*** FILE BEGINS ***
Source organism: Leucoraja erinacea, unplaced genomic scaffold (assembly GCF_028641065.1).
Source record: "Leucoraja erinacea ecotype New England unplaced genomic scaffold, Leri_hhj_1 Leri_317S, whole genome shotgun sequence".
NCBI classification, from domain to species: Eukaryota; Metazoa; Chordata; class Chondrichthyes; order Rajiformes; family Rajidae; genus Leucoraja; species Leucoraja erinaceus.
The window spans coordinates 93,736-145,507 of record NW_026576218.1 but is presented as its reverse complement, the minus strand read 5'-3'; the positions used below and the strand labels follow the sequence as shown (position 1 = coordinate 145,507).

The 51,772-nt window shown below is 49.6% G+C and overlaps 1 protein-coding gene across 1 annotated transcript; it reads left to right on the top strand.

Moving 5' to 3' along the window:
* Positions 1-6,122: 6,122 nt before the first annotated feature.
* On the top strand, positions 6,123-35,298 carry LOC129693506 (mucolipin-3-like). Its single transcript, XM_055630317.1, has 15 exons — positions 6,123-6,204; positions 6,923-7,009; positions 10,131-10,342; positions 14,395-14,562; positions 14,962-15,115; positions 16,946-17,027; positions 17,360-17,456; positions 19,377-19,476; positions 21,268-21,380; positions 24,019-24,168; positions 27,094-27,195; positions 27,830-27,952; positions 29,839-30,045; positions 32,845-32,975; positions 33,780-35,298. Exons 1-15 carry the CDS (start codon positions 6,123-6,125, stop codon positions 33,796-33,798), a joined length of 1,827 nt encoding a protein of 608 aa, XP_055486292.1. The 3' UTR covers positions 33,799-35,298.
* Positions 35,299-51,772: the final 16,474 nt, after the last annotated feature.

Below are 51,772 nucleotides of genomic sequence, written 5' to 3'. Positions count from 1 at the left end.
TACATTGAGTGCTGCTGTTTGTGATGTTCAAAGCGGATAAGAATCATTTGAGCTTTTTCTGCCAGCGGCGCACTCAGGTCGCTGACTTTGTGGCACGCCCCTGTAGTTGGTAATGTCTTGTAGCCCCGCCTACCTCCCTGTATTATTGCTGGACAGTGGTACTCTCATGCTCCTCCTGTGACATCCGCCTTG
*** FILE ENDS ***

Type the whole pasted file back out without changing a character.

Source organism: Leucoraja erinacea, unplaced genomic scaffold (assembly GCF_028641065.1).
Source record: "Leucoraja erinacea ecotype New England unplaced genomic scaffold, Leri_hhj_1 Leri_317S, whole genome shotgun sequence".
NCBI classification, from domain to species: Eukaryota; Metazoa; Chordata; class Chondrichthyes; order Rajiformes; family Rajidae; genus Leucoraja; species Leucoraja erinaceus.
The window spans coordinates 93,736-145,507 of record NW_026576218.1 but is presented as its reverse complement, the minus strand read 5'-3'; the positions used below and the strand labels follow the sequence as shown (position 1 = coordinate 145,507).

The 51,772-nt window shown below is 49.6% G+C and overlaps 1 protein-coding gene across 1 annotated transcript; it reads left to right on the top strand.

Moving 5' to 3' along the window:
* Positions 1-6,122: 6,122 nt before the first annotated feature.
* On the top strand, positions 6,123-35,298 carry LOC129693506 (mucolipin-3-like). Its single transcript, XM_055630317.1, has 15 exons — positions 6,123-6,204; positions 6,923-7,009; positions 10,131-10,342; positions 14,395-14,562; positions 14,962-15,115; positions 16,946-17,027; positions 17,360-17,456; positions 19,377-19,476; positions 21,268-21,380; positions 24,019-24,168; positions 27,094-27,195; positions 27,830-27,952; positions 29,839-30,045; positions 32,845-32,975; positions 33,780-35,298. Exons 1-15 carry the CDS (start codon positions 6,123-6,125, stop codon positions 33,796-33,798), a joined length of 1,827 nt encoding a protein of 608 aa, XP_055486292.1. The 3' UTR covers positions 33,799-35,298.
* Positions 35,299-51,772: the final 16,474 nt, after the last annotated feature.

Below are 51,772 nucleotides of genomic sequence, written 5' to 3'. Positions count from 1 at the left end.
TACATTGAGTGCTGCTGTTTGTGATGTTCAAAGCGGATAAGAATCATTTGAGCTTTTTCTGCCAGCGGCGCACTCAGGTCGCTGACTTTGTGGCACGCCCCTGTAGTTGGTAATGTCTTGTAGCCCCGCCTACCTCCCTGTATTATTGCTGGACAGTGGTACTCTCATGCTCCTCCTGTGACATCCGCCTTG